ADHD is a psychiatric behavioral disorder that manifests as a persistent pattern of inattention and/or hyperactivity-impulsivity that is more frequent and severe than is typically observed in individuals at a comparable level of development. The specific etiology of ADHD is unknown and there is no single diagnostic test for this disorder. Adequate diagnosis requires the use of medical and special psychological, educational, and social resources, utilizing diagnostic criteria such as Diagnostic and Statistical Manual of Mental Disorders-IV (DSM-IV®) or International Classification of Diseases 10 (ICD-10).
Although there is no cure for ADHD, there are accepted treatments that specifically target its symptoms. Standard treatments include educational approaches, psychological or behavioral modification, and/or medication.
For further information please contact:
Matthew Cabrey (Shire North America)
+1 484 595 8248
Mindy Huber (Porter Novelli for Shire)
+1 212 601 8330
+1 917 653 6134 (mobile)
Shire’s strategic goal is to become the leading specialty biopharmaceutical company that focuses on meeting the needs of the specialist physician. Shire focuses its business on attention deficit hyperactivity disorder (ADHD), human genetic therapies (HGT) and gastrointestinal (GI) diseases as well as opportunities in other therapeutic areas to the extent they arise through acquisitions. Shire’s in-licensing, merger and acquisition efforts are focused on products in specialist markets with strong intellectual property protection and global rights. Shire believes that a carefully selected and balanced portfolio of products with strategically aligned and relatively small-scale sales forces will deliver strong results.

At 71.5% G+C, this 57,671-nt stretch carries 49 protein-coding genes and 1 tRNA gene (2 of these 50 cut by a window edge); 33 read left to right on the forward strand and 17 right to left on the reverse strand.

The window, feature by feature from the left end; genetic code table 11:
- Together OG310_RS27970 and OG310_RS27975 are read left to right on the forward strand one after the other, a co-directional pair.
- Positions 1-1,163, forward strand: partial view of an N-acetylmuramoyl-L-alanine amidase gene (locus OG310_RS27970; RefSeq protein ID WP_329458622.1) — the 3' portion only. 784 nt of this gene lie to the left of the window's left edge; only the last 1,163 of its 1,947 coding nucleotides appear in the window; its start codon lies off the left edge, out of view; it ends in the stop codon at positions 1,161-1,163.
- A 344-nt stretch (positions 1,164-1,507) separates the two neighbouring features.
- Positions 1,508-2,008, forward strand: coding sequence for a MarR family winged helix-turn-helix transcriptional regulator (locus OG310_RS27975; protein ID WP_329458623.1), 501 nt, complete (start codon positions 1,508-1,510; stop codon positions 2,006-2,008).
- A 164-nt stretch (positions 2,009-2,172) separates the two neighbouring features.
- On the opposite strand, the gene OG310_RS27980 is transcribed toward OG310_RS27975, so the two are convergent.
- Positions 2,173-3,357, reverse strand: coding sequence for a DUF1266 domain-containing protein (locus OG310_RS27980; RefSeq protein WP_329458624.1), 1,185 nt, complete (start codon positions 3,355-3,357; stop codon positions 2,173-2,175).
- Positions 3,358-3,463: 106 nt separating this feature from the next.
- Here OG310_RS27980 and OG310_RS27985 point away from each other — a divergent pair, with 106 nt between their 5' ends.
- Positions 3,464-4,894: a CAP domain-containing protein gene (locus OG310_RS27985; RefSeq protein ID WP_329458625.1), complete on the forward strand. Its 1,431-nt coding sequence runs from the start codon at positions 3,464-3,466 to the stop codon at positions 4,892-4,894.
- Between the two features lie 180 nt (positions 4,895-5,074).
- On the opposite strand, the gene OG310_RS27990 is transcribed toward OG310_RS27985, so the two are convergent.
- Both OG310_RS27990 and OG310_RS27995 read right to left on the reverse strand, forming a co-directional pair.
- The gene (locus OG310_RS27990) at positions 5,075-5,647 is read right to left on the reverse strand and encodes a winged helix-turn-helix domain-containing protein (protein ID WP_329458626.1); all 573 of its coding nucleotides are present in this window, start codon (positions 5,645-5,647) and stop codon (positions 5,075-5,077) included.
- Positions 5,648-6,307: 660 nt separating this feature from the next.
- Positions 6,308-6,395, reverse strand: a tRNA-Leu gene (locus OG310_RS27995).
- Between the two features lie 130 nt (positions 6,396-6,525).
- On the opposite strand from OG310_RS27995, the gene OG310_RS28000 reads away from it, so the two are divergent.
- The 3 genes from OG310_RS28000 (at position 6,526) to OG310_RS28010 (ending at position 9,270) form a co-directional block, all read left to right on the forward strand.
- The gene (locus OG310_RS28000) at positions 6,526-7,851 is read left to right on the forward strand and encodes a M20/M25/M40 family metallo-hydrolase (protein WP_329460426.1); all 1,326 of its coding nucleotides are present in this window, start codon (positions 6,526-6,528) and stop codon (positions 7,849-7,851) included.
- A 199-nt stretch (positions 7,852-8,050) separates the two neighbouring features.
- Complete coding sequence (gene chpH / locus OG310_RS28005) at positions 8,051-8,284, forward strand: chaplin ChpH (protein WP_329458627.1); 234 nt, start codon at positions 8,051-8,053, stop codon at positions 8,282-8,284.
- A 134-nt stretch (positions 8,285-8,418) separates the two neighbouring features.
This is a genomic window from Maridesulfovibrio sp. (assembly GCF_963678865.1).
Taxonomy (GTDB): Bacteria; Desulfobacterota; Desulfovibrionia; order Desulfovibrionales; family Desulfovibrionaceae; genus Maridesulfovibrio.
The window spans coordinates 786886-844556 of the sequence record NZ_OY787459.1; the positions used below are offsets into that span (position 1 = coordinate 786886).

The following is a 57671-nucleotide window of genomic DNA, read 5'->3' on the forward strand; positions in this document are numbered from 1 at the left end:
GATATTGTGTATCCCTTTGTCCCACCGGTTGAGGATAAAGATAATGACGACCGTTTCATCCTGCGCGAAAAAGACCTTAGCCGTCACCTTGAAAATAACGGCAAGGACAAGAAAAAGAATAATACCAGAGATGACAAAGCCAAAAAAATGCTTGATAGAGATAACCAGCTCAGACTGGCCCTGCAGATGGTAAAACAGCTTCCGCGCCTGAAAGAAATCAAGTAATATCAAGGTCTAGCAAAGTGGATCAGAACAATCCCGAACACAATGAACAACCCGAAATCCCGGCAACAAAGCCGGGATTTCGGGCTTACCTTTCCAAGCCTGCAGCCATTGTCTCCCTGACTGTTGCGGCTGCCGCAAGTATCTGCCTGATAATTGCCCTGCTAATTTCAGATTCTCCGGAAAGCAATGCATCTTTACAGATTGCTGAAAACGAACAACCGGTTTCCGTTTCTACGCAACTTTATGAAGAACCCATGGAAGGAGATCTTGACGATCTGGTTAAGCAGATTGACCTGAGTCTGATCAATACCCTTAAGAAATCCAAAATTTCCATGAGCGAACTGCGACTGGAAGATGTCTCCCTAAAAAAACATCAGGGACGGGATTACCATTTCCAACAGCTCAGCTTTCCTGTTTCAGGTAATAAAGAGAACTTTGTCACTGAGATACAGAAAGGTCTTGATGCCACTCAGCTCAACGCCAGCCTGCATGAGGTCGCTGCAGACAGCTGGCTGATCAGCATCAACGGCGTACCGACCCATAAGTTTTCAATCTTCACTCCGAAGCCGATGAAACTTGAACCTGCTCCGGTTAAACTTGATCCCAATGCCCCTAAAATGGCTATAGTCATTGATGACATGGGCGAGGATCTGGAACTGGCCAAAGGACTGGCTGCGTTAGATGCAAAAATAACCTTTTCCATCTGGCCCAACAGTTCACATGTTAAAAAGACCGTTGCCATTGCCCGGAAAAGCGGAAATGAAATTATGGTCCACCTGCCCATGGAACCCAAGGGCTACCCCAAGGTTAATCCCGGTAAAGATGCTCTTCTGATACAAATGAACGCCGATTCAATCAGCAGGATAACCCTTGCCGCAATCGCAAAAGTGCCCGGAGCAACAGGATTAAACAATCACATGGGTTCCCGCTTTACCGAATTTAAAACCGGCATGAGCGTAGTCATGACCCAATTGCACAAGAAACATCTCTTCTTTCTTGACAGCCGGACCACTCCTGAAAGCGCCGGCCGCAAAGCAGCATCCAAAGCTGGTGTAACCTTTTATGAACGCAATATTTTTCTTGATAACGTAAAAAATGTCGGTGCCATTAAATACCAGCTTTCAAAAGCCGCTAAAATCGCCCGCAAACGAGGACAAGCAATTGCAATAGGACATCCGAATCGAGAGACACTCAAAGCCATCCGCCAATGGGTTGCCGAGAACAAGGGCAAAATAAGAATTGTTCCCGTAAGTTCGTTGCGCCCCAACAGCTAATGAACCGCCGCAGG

For further information on Shire, please visit the Company’s Web site: http://www.shire.com.
“SAFE HARBOR” STATEMENT UNDER THE PRIVATE SECURITIES LITIGATION REFORM ACT OF 1995
Statements included herein that are not historical facts are forward-looking statements. Such forward-looking statements involve a number of risks and uncertainties and are subject to change at any time. In the event such risks or uncertainties materialize, the Company’s results could be materially adversely affected. The risks and uncertainties include, but are not limited to, risks associated with: the inherent uncertainty of research, development, approval, reimbursement, manufacturing and commercialization of the Company’s Specialty Pharmaceutical and Human Genetic Therapies products, as well as the ability to secure and integrate new products for commercialization and/or development; government regulation of the Company’s products; the Company’s ability to manufacture its products in sufficient quantities to meet demand; the impact of competitive therapies on the Company’s products; the Company’s ability to register, maintain and enforce patents and other intellectual property rights relating to its products; the Company’s ability to obtain and maintain government and other third-party reimbursement for its products; and other risks and uncertainties detailed from time to time in the Company’s filings with the Securities and Exchange Commission.